Learning Together By Watching Movies

by Candice lepage

As a B Corporation, Flow is committed to measuring more than only our profit. We also measure our impact on our employees and co-workers, and on our community and the world. Some of our measurements including counting staff hours donated to causes, measuring our travel and trying to increase our active transport and limiting waste by buying bulk as a team.

We’ve been trying to find some new ways we could have an impact on our environment and decided that as a group, we needed some education. We considered a book club, but that’s a big commitment, so instead, we began a movie club.

Movie clubs get together and watch a film as a group and then discuss it afterwards. Very similar to a book club, but the investment in time is weeks less ;-) And thanks to Netflix Canada, finding documentaries is easy, it’s just deciding which one to watch.

We got together a month ago, armed with 4 different options of films. We chose none of them. One of our team, April, was about to begin a 30 Day Vegan Eating challenge. We were talking about some of the challenges she was having finding the foods she needed and wanted and decided that it was a topic which interested us.

What We Learned

So we chose to watch the film Vegucated, which we thought would be funny since it followed 3 meat eaters through a 6 week vegan eating challenge. It began pretty funny and light hearted as we watched those 3 people be introduced to eating kale and cashew cheddar and bean brownies. You could see their eyes light up when they learned that Oreos are vegan.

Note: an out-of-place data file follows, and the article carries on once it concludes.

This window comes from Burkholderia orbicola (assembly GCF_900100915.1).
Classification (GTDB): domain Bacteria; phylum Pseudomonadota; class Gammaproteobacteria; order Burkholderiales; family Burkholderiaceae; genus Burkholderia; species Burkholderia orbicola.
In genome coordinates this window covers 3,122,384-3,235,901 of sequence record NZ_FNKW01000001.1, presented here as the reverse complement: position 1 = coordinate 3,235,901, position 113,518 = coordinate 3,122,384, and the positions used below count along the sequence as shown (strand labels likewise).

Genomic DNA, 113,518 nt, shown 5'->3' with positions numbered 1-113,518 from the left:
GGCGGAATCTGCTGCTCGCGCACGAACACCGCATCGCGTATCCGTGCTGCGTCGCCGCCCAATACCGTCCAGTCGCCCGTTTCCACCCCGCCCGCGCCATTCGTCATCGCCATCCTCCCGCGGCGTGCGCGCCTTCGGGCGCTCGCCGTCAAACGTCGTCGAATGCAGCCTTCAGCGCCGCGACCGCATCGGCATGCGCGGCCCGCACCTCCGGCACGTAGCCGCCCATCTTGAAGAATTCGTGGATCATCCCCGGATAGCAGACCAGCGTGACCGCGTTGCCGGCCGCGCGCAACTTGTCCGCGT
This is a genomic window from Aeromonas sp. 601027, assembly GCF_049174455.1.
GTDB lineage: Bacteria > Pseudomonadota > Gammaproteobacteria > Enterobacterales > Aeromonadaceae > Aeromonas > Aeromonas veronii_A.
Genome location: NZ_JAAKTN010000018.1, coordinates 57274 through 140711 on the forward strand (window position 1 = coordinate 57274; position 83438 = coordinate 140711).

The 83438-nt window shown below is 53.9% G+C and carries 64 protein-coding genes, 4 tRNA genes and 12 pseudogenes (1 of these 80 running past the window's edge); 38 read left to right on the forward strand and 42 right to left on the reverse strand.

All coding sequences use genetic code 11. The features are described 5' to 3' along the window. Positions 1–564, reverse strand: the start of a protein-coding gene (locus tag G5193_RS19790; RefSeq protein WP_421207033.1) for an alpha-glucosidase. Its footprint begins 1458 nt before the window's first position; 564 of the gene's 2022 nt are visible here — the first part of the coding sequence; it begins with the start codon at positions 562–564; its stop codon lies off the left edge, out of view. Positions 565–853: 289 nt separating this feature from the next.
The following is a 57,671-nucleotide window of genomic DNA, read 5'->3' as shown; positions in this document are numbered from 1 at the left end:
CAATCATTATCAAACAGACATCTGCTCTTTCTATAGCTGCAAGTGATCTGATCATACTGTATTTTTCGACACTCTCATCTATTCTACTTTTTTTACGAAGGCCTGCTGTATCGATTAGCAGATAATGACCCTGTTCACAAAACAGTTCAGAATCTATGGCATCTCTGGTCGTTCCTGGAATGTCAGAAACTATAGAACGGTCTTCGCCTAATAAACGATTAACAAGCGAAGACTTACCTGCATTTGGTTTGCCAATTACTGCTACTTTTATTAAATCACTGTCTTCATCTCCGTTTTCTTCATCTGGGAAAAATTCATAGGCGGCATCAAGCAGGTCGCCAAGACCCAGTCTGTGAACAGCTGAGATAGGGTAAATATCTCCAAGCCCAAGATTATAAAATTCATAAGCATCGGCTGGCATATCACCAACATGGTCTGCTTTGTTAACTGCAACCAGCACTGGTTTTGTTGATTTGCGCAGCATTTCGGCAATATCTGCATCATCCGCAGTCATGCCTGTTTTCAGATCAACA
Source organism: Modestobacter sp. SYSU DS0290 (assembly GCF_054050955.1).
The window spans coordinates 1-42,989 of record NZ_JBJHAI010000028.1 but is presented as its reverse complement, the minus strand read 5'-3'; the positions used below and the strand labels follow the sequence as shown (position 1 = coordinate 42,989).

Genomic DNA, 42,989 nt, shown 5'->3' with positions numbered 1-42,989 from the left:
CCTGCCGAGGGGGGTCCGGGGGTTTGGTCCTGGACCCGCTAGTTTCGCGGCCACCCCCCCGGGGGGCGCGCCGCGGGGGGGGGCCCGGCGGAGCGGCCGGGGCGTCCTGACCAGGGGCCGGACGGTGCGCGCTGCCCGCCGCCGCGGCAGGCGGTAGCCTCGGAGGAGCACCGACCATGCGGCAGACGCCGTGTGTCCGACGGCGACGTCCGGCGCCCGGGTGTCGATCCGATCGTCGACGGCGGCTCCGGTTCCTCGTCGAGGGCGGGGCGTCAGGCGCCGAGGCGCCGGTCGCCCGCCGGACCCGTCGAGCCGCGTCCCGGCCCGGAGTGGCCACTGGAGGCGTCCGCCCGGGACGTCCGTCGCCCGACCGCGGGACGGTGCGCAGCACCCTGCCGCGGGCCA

Ratatouille in a clay potHowever, of course, there are always compassionate, social and environmental reasons to limit or remove meat products from your diet.

The film took a necessary ugly turn as it described the injustices animals suffer in an industrial meat farming system.

The film also talked about the environmental concerns. Beyond the commonly shared, and giggle inducing, methane emissions from cattle that are fed grains their bodies can’t process, there are also pressing concerns with animal waste.

In some places drinking water sources become contaminated with the run-off from meat farms. There is also considerable trucking that happens to move animals and meat products around the country and continent.

How We Took Action

Since we’ve watched the film, one of our team has taken an indefinite break from eating meat. Now we have two team members eating meat free and we thought it was a great opportunity for us all to start being more aware of how our food choices affect our environment. We are going to begin measuring how often we have meat-free meals and recognize the impact that has on our environment.

Learn more about how the agriculture industry contributes to our global greenhouse emissions with this study. And keep in mind that the average cut of steak, according to American data, travels about 2400 kilometres before getting to your plate!

We live in Southwestern Ontario and at this time of the year we have an amazing bounty of fresh vegetables, some from our own backyards!

We are also starting a recipe exchange program to find new and tasty ways to have a low impact, meat free meal. Here is Mary’s mexican lasagna recipe she found in the Looneyspoons cookbook. It’s delicious! 

Do you have a favourite meat free meal? Share your recipe with us too.